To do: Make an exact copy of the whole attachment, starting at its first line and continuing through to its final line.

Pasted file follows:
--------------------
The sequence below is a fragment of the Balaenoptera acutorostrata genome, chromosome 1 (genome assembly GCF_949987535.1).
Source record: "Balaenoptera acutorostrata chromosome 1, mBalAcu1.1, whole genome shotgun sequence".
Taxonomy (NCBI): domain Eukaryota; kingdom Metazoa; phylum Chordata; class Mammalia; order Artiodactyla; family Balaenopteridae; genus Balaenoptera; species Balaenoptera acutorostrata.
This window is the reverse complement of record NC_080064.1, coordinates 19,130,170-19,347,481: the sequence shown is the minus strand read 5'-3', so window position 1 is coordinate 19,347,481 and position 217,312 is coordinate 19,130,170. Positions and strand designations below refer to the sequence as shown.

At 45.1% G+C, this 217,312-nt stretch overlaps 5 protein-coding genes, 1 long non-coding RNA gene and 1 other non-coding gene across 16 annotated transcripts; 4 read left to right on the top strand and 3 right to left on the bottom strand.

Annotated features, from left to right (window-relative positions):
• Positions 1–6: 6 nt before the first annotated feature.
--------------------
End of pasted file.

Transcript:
The sequence below is a fragment of the Balaenoptera acutorostrata genome, chromosome 1 (genome assembly GCF_949987535.1).
Source record: "Balaenoptera acutorostrata chromosome 1, mBalAcu1.1, whole genome shotgun sequence".
Taxonomy (NCBI): domain Eukaryota; kingdom Metazoa; phylum Chordata; class Mammalia; order Artiodactyla; family Balaenopteridae; genus Balaenoptera; species Balaenoptera acutorostrata.
This window is the reverse complement of record NC_080064.1, coordinates 19,130,170-19,347,481: the sequence shown is the minus strand read 5'-3', so window position 1 is coordinate 19,347,481 and position 217,312 is coordinate 19,130,170. Positions and strand designations below refer to the sequence as shown.

At 45.1% G+C, this 217,312-nt stretch overlaps 5 protein-coding genes, 1 long non-coding RNA gene and 1 other non-coding gene across 16 annotated transcripts; 4 read left to right on the top strand and 3 right to left on the bottom strand.

Annotated features, from left to right (window-relative positions):
• Positions 1–6: 6 nt before the first annotated feature.